Does the world need a faster MacBook?
Apple recently announced the M3 chip series. A top-spec M3 MacBook Pro with M3 Max boasts 92 billion transistors, a 16-core CPU, a 40-core GPU, and 128GB Unified Memory (RAM that's built into the CPU).
Granted, the average person doesn't know let alone care how many transistors, cores or gigabytes their device has. They care about how it performs overall - that it runs all their programs smoothly.
Very few people will dig into the specs and benchmark tests. Even fewer will truly understand them beyond: this year's numbers greater than last year's numbers.
"Scary Fast", as it was named in their Halloween launch event, is a lot more appealing and relatable to the average Joe.
All you need to know is that one of these devices should be able to handle just about any task that you throw at it.
Mac has never really been a viable option for gamers when shopping for a PC. Apple has recently (finally) become interested in gaming - as they should, given that the video game sector is larger than the movie and music industry combined, and is projected to be worth $321 billion by 2026.
It's hard to envision an M3 Mac experiencing any difficulty running a complex, demanding game. It's equally hard to envision the PC gaming community fully embracing Apple. In either case, we'll have to wait and see.
It's becoming increasingly less important to take specs into account when purchasing a new device. The vast majority of users needn't split hairs between different types of processors, assuming they are opting for a high-end £600+ device over a mid-range alternative. Just as the vast majority of drivers aren't concerned with how a vehicle's gear ratio or aerodynamics will influence its top speed. Any half-decent phone or computer will run Netflix and Snapchat without getting out of first gear.
Why would you ever need anything which performs above and beyond your requirements? The most efficient product in any given situation is the one that precisely meets but does not exceed your current requirements. You needn't second guess what you currently have unless it's hindering your productivity or enjoyment.
So is there any point? Well, having a fast car is cool, even if you never take it over 90mph. It's better to have more power than you need, and it is there in case you need it. It represents progress, which is what we all strive for in living a fulfilling life as individuals and making the world a better place collectively. Being part of this feels good.
The M3 isn't much of a step up from the M2, because you simply cannot make that much progress from year to year. It'd be quite difficult to justify upgrading from an M1 to an M3. If you're currently using an old Intel Mac however, then this would be a significant enough upgrade, and you wouldn't have to worry about upgrading again for several years. Law of contrast: a big upgrade is always more exciting and satisfying than a small, incremental one.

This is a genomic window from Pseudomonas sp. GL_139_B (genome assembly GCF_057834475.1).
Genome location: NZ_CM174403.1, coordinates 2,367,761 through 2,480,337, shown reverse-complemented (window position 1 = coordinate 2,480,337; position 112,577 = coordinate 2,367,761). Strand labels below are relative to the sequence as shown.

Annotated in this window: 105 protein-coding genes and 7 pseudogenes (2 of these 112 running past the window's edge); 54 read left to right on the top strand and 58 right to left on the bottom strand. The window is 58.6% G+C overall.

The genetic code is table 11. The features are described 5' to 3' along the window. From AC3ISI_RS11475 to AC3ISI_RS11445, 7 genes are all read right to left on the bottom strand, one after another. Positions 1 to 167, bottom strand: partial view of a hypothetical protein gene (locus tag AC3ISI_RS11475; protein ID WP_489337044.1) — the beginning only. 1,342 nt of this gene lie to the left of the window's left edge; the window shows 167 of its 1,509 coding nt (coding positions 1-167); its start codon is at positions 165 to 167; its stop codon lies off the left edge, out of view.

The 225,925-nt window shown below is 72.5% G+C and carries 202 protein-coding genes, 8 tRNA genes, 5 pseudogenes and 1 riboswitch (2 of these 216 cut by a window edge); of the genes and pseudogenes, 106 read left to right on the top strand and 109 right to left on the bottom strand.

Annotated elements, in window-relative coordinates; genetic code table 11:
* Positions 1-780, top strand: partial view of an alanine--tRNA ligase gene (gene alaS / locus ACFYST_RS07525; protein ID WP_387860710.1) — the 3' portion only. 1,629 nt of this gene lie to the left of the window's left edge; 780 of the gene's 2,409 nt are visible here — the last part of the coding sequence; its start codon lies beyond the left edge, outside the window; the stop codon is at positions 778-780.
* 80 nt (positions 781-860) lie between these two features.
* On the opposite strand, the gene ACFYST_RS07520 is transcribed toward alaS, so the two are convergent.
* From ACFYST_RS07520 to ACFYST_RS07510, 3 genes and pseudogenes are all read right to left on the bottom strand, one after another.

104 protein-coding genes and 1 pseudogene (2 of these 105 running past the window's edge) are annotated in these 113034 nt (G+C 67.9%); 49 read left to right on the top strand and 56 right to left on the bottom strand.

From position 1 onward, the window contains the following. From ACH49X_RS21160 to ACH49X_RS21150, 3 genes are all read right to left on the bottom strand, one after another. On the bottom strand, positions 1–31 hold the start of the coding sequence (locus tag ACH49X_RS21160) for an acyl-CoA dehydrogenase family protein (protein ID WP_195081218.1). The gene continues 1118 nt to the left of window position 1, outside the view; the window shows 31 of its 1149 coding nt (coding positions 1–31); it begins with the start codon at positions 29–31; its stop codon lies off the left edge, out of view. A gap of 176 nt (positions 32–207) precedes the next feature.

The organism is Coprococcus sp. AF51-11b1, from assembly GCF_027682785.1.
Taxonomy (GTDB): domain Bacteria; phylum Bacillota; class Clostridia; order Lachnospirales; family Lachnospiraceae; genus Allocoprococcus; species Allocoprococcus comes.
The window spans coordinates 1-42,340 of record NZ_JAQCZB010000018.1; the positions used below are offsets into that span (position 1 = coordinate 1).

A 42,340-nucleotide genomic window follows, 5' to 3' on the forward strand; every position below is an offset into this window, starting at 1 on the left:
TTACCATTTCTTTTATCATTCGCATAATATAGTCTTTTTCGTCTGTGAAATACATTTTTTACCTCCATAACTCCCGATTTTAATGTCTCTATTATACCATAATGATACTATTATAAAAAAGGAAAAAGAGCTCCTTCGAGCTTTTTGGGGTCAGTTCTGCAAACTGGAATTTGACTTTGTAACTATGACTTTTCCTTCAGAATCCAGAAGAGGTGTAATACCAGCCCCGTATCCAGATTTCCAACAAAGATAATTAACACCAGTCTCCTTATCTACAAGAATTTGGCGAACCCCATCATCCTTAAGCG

Some people will mock or criticize a company for headlining its new product's slightly darker shade of paint, proclaiming it to as an insufficient or sneaky trick to increase sales at higher prices. In actuality, there usually are some real and meaningful improvements to the product itself. The millions of dollars spent by a huge team of marketing experts determined that consumers would have a more favourable response to a darker shade of paint than to actual performance upgrades. People really care that it looks good, and paint isn't subject to scientific or economic constraints, so why not pull on that disproportionately long lever as much as possible?
Every ad that you see has been ruthlessly split-tested and refined to induce an optimum combination of desire, craving, jealousy, insecurity and anxiety in the largest proportion of consumers possible. It's just effective marketing.
Technology can be pretty difficult to explain or comprehend. "Our best camera yet" and "our fastest chip ever" are pretty clear-cut. The people who want to geek out (or argue) over computer specs will have no trouble finding them in their online geek communities.
Sharron on the other hand, just needs to think that the new MacBook will make her more productive and popular. If you can afford a £1700 MacBook Pro M3 to watch YouTube and play solitaire on, then have at it. I think most of us would rather cruise the middle lane at 60 in a Lambo than a Fiesta. The difference here is that an M3 Mac will be common and affordable in a decade. That's the beauty of tech.
Literally any device or piece of technology that you use today was, at some point and perhaps not too long ago, highly sought after and indeed considered cutting-edge.
These tools enable more artists and professionals to create more and better music, movies, art, and other content that you enjoy. Technology is the driving force behind advances in engineering, manufacturing, healthcare, and just about every major industry. And it only truly thrives in a competitive market. Even if you stay far from the cutting-edge; whether it excites you or not, its benefits will trickle down to you in time.
You might not need a faster Mac, but the fact that it exists will certainly benefit you.
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